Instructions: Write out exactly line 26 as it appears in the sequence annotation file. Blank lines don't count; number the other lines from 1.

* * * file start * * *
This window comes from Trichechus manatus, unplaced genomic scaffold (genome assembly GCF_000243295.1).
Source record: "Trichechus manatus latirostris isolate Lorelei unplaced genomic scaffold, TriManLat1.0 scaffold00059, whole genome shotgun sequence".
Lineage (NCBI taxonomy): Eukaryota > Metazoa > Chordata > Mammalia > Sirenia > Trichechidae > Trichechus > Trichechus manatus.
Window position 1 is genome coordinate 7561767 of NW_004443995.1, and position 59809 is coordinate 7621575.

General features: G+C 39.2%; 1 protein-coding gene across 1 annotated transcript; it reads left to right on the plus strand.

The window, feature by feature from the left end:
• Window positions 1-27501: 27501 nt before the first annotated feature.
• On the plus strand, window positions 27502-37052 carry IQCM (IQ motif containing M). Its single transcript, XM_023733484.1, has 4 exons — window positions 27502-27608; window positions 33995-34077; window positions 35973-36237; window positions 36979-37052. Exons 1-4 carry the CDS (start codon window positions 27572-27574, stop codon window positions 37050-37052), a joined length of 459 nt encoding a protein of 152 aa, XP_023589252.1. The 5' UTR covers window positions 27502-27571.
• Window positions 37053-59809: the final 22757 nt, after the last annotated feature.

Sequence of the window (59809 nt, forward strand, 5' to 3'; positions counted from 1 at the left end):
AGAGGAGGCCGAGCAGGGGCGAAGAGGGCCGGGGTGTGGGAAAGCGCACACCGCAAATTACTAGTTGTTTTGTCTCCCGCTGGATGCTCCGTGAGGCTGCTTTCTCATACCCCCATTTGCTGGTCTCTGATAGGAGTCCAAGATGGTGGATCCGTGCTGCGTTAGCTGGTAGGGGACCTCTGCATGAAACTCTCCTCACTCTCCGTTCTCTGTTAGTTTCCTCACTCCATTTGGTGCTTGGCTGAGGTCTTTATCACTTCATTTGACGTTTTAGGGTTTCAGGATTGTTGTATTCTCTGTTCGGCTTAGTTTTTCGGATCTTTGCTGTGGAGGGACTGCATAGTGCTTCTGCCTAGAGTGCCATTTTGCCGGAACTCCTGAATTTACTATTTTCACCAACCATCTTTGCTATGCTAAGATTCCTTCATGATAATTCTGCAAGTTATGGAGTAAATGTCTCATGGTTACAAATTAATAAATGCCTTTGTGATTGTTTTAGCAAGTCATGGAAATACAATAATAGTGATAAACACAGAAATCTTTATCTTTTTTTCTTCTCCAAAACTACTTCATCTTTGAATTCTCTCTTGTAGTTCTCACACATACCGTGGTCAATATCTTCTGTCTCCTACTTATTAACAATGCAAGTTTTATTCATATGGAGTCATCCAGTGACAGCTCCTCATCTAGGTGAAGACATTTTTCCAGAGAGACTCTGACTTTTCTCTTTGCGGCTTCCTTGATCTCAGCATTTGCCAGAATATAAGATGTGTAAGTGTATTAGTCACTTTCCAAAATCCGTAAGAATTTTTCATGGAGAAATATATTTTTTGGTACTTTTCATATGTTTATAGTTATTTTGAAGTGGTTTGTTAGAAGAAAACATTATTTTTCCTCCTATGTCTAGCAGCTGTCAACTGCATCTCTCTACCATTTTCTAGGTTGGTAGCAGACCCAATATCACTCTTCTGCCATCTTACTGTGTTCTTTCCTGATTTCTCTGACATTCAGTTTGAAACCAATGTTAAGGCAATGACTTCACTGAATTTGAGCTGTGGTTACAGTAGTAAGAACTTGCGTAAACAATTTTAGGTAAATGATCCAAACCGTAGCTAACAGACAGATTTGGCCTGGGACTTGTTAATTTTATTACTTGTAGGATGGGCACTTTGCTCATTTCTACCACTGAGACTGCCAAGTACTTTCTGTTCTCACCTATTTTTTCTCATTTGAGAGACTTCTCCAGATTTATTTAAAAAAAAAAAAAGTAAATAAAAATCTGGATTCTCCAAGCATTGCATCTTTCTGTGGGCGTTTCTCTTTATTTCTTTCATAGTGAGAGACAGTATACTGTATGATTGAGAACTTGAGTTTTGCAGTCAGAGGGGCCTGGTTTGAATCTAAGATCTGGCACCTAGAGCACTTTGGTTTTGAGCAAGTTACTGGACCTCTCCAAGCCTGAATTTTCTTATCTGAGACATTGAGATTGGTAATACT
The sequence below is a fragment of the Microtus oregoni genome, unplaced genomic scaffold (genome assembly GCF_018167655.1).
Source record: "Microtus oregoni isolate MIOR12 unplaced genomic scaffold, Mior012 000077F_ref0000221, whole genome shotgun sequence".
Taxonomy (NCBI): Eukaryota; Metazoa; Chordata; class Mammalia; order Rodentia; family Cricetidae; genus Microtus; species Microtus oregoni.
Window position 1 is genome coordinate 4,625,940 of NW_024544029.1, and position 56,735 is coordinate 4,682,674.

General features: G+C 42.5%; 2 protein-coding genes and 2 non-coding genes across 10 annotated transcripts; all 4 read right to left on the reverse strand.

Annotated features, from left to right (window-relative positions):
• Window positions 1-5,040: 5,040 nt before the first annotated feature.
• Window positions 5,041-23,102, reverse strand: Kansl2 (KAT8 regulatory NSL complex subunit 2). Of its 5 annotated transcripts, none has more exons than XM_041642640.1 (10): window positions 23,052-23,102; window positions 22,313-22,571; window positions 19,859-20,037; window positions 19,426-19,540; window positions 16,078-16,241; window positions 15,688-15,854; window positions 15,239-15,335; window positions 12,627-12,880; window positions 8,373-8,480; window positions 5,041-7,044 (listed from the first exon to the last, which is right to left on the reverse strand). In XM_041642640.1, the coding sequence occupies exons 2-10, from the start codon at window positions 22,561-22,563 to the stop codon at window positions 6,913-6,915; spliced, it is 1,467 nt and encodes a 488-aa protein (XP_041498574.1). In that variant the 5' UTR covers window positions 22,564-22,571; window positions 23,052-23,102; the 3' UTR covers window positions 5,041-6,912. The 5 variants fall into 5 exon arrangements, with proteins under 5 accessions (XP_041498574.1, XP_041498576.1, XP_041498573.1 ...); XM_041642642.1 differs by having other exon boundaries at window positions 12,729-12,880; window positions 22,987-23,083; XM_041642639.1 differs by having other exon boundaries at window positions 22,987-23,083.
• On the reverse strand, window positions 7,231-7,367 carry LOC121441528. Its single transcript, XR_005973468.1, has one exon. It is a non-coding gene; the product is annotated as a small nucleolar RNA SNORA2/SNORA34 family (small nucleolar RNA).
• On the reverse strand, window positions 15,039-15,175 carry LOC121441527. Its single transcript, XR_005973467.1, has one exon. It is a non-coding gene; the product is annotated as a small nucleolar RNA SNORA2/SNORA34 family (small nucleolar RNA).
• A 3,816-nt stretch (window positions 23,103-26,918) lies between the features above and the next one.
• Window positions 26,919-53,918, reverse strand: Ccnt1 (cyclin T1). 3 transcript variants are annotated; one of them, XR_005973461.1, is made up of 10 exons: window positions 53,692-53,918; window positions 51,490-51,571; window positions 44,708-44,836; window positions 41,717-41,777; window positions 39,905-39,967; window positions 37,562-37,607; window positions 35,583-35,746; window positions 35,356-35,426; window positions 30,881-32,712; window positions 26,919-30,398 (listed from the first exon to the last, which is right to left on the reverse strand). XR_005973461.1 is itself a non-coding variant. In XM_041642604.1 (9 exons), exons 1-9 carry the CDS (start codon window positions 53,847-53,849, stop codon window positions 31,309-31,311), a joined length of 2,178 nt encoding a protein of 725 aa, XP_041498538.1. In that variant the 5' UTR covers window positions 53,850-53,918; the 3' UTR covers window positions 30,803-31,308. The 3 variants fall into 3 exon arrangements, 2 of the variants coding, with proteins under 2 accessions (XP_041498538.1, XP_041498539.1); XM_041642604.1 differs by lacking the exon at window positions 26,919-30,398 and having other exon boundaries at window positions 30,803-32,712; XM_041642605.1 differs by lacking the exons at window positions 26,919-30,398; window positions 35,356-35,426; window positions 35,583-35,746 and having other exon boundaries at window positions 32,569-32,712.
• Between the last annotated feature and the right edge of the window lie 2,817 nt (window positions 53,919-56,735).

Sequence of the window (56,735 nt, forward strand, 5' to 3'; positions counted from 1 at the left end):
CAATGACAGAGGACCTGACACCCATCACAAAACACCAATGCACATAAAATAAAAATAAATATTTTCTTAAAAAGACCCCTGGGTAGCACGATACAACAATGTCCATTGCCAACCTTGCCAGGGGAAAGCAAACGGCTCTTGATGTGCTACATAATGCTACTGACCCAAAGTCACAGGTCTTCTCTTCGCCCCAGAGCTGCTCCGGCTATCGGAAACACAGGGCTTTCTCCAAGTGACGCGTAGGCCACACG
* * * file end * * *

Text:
CAATGACAGAGGACCTGACACCCATCACAAAACACCAATGCACATAAAATAAAAATAAATATTTTCTTAAAAAGACCCCTGGGTAGCACGATACAACAATGTCCATTGCCAACCTTGCCAGGGGAAAGCAAACGGCTCTTGATGTGCTACATAATGCTACTGACCCAAAGTCACAGGTCTTCTCTTCGCCCCAGAGCTGCTCCGGCTATCGGAAACACAGGGCTTTCTCCAAGTGACGCGTAGGCCACACG